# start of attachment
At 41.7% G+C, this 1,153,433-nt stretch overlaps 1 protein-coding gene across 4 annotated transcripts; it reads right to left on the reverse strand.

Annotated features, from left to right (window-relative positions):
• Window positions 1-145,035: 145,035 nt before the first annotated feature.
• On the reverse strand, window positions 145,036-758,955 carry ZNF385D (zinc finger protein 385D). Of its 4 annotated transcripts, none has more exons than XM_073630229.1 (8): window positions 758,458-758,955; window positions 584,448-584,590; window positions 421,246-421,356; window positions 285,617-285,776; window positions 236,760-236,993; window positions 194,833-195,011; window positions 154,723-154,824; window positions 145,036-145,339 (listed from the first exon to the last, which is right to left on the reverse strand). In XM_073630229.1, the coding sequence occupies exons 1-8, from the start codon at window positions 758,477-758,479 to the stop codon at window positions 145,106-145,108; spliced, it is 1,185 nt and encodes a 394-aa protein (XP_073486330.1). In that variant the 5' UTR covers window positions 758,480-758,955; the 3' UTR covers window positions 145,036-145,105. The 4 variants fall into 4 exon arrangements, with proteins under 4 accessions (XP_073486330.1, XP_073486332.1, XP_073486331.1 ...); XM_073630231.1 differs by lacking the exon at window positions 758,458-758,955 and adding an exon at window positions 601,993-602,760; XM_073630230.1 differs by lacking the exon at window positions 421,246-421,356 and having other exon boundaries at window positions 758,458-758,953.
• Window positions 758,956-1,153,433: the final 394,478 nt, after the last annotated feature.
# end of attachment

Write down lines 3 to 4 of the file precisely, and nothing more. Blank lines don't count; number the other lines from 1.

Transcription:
• Window positions 1-145,035: 145,035 nt before the first annotated feature.
• On the reverse strand, window positions 145,036-758,955 carry ZNF385D (zinc finger protein 385D). Of its 4 annotated transcripts, none has more exons than XM_073630229.1 (8): window positions 758,458-758,955; window positions 584,448-584,590; window positions 421,246-421,356; window positions 285,617-285,776; window positions 236,760-236,993; window positions 194,833-195,011; window positions 154,723-154,824; window positions 145,036-145,339 (listed from the first exon to the last, which is right to left on the reverse strand). In XM_073630229.1, the coding sequence occupies exons 1-8, from the start codon at window positions 758,477-758,479 to the stop codon at window positions 145,106-145,108; spliced, it is 1,185 nt and encodes a 394-aa protein (XP_073486330.1). In that variant the 5' UTR covers window positions 758,480-758,955; the 3' UTR covers window positions 145,036-145,105. The 4 variants fall into 4 exon arrangements, with proteins under 4 accessions (XP_073486330.1, XP_073486332.1, XP_073486331.1 ...); XM_073630231.1 differs by lacking the exon at window positions 758,458-758,955 and adding an exon at window positions 601,993-602,760; XM_073630230.1 differs by lacking the exon at window positions 421,246-421,356 and having other exon boundaries at window positions 758,458-758,953.